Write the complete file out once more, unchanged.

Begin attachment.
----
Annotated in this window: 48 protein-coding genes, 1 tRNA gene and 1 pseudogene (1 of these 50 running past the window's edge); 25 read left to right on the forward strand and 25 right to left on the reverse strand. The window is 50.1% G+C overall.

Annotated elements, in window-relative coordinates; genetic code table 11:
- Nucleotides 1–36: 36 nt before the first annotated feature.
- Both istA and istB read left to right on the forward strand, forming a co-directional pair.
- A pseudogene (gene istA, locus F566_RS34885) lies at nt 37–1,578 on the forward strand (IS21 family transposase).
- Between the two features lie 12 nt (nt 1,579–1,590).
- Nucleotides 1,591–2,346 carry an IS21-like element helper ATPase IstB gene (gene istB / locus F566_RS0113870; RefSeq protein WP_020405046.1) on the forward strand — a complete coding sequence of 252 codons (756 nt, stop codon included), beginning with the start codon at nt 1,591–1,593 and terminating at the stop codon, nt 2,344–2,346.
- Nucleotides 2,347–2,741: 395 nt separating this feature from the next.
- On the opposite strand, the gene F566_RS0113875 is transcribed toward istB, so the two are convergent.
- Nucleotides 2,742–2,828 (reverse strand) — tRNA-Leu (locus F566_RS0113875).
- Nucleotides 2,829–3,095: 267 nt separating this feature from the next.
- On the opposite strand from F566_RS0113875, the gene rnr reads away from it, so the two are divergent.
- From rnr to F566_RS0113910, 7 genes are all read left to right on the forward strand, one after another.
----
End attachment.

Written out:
Annotated in this window: 48 protein-coding genes, 1 tRNA gene and 1 pseudogene (1 of these 50 running past the window's edge); 25 read left to right on the forward strand and 25 right to left on the reverse strand. The window is 50.1% G+C overall.

Annotated elements, in window-relative coordinates; genetic code table 11:
- Nucleotides 1–36: 36 nt before the first annotated feature.
- Both istA and istB read left to right on the forward strand, forming a co-directional pair.
- A pseudogene (gene istA, locus F566_RS34885) lies at nt 37–1,578 on the forward strand (IS21 family transposase).
- Between the two features lie 12 nt (nt 1,579–1,590).
- Nucleotides 1,591–2,346 carry an IS21-like element helper ATPase IstB gene (gene istB / locus F566_RS0113870; RefSeq protein WP_020405046.1) on the forward strand — a complete coding sequence of 252 codons (756 nt, stop codon included), beginning with the start codon at nt 1,591–1,593 and terminating at the stop codon, nt 2,344–2,346.
- Nucleotides 2,347–2,741: 395 nt separating this feature from the next.
- On the opposite strand, the gene F566_RS0113875 is transcribed toward istB, so the two are convergent.
- Nucleotides 2,742–2,828 (reverse strand) — tRNA-Leu (locus F566_RS0113875).
- Nucleotides 2,829–3,095: 267 nt separating this feature from the next.
- On the opposite strand from F566_RS0113875, the gene rnr reads away from it, so the two are divergent.
- From rnr to F566_RS0113910, 7 genes are all read left to right on the forward strand, one after another.